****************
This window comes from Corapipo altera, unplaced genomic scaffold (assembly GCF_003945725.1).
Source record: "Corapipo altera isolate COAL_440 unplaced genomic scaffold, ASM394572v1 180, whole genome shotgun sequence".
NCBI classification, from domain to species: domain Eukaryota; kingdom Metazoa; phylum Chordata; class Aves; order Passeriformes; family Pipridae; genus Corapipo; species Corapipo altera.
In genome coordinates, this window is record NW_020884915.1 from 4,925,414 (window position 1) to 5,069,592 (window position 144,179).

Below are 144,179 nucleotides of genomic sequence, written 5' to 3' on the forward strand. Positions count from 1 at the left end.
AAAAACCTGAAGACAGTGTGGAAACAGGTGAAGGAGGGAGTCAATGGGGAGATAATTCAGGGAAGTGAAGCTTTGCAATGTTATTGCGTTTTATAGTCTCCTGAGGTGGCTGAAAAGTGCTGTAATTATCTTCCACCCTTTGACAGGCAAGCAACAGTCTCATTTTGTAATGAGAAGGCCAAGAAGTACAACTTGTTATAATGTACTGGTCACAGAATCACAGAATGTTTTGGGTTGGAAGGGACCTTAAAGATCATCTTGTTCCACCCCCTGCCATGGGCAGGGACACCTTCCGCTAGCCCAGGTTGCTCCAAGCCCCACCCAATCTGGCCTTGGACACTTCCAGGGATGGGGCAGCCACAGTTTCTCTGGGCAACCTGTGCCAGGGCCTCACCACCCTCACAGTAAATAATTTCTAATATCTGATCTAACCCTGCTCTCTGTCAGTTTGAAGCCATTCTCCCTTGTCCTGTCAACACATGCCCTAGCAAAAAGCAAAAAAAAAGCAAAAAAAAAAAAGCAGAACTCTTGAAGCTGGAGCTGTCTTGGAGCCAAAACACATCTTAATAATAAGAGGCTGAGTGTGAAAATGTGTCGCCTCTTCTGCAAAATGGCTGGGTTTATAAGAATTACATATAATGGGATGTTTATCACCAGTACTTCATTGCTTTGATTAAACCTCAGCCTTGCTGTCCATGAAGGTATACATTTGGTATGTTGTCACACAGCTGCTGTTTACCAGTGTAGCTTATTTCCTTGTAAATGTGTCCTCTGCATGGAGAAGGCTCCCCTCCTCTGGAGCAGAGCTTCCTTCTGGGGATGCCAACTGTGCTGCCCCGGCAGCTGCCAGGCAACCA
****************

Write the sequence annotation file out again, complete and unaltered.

This window comes from Corapipo altera, unplaced genomic scaffold (assembly GCF_003945725.1).
Source record: "Corapipo altera isolate COAL_440 unplaced genomic scaffold, ASM394572v1 180, whole genome shotgun sequence".
NCBI classification, from domain to species: domain Eukaryota; kingdom Metazoa; phylum Chordata; class Aves; order Passeriformes; family Pipridae; genus Corapipo; species Corapipo altera.
In genome coordinates, this window is record NW_020884915.1 from 4,925,414 (window position 1) to 5,069,592 (window position 144,179).

Below are 144,179 nucleotides of genomic sequence, written 5' to 3' on the forward strand. Positions count from 1 at the left end.
AAAAACCTGAAGACAGTGTGGAAACAGGTGAAGGAGGGAGTCAATGGGGAGATAATTCAGGGAAGTGAAGCTTTGCAATGTTATTGCGTTTTATAGTCTCCTGAGGTGGCTGAAAAGTGCTGTAATTATCTTCCACCCTTTGACAGGCAAGCAACAGTCTCATTTTGTAATGAGAAGGCCAAGAAGTACAACTTGTTATAATGTACTGGTCACAGAATCACAGAATGTTTTGGGTTGGAAGGGACCTTAAAGATCATCTTGTTCCACCCCCTGCCATGGGCAGGGACACCTTCCGCTAGCCCAGGTTGCTCCAAGCCCCACCCAATCTGGCCTTGGACACTTCCAGGGATGGGGCAGCCACAGTTTCTCTGGGCAACCTGTGCCAGGGCCTCACCACCCTCACAGTAAATAATTTCTAATATCTGATCTAACCCTGCTCTCTGTCAGTTTGAAGCCATTCTCCCTTGTCCTGTCAACACATGCCCTAGCAAAAAGCAAAAAAAAAGCAAAAAAAAAAAAGCAGAACTCTTGAAGCTGGAGCTGTCTTGGAGCCAAAACACATCTTAATAATAAGAGGCTGAGTGTGAAAATGTGTCGCCTCTTCTGCAAAATGGCTGGGTTTATAAGAATTACATATAATGGGATGTTTATCACCAGTACTTCATTGCTTTGATTAAACCTCAGCCTTGCTGTCCATGAAGGTATACATTTGGTATGTTGTCACACAGCTGCTGTTTACCAGTGTAGCTTATTTCCTTGTAAATGTGTCCTCTGCATGGAGAAGGCTCCCCTCCTCTGGAGCAGAGCTTCCTTCTGGGGATGCCAACTGTGCTGCCCCGGCAGCTGCCAGGCAACCA